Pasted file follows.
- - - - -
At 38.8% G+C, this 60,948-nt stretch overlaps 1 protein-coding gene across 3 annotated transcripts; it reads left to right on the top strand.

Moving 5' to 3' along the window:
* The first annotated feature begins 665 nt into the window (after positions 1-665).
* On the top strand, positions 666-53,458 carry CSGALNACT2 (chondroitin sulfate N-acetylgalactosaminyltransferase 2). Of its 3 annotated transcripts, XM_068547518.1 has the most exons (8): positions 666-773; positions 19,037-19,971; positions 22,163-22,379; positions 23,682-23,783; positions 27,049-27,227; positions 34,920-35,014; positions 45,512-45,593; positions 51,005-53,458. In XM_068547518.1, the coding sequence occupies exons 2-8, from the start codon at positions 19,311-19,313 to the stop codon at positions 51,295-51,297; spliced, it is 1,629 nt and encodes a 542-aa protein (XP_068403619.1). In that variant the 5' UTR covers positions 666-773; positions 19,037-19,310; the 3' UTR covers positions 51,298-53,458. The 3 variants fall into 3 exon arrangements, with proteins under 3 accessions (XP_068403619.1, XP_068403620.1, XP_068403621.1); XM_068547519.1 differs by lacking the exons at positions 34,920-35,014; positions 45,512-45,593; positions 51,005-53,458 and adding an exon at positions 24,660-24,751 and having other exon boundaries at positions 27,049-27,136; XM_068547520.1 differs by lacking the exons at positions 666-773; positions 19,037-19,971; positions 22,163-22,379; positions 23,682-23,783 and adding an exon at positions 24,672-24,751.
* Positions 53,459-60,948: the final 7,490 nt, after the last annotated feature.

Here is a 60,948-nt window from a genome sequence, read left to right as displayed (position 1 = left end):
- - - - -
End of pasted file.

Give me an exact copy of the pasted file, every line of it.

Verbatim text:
At 38.8% G+C, this 60,948-nt stretch overlaps 1 protein-coding gene across 3 annotated transcripts; it reads left to right on the top strand.

Moving 5' to 3' along the window:
* The first annotated feature begins 665 nt into the window (after positions 1-665).
* On the top strand, positions 666-53,458 carry CSGALNACT2 (chondroitin sulfate N-acetylgalactosaminyltransferase 2). Of its 3 annotated transcripts, XM_068547518.1 has the most exons (8): positions 666-773; positions 19,037-19,971; positions 22,163-22,379; positions 23,682-23,783; positions 27,049-27,227; positions 34,920-35,014; positions 45,512-45,593; positions 51,005-53,458. In XM_068547518.1, the coding sequence occupies exons 2-8, from the start codon at positions 19,311-19,313 to the stop codon at positions 51,295-51,297; spliced, it is 1,629 nt and encodes a 542-aa protein (XP_068403619.1). In that variant the 5' UTR covers positions 666-773; positions 19,037-19,310; the 3' UTR covers positions 51,298-53,458. The 3 variants fall into 3 exon arrangements, with proteins under 3 accessions (XP_068403619.1, XP_068403620.1, XP_068403621.1); XM_068547519.1 differs by lacking the exons at positions 34,920-35,014; positions 45,512-45,593; positions 51,005-53,458 and adding an exon at positions 24,660-24,751 and having other exon boundaries at positions 27,049-27,136; XM_068547520.1 differs by lacking the exons at positions 666-773; positions 19,037-19,971; positions 22,163-22,379; positions 23,682-23,783 and adding an exon at positions 24,672-24,751.
* Positions 53,459-60,948: the final 7,490 nt, after the last annotated feature.

Here is a 60,948-nt window from a genome sequence, read left to right as displayed (position 1 = left end):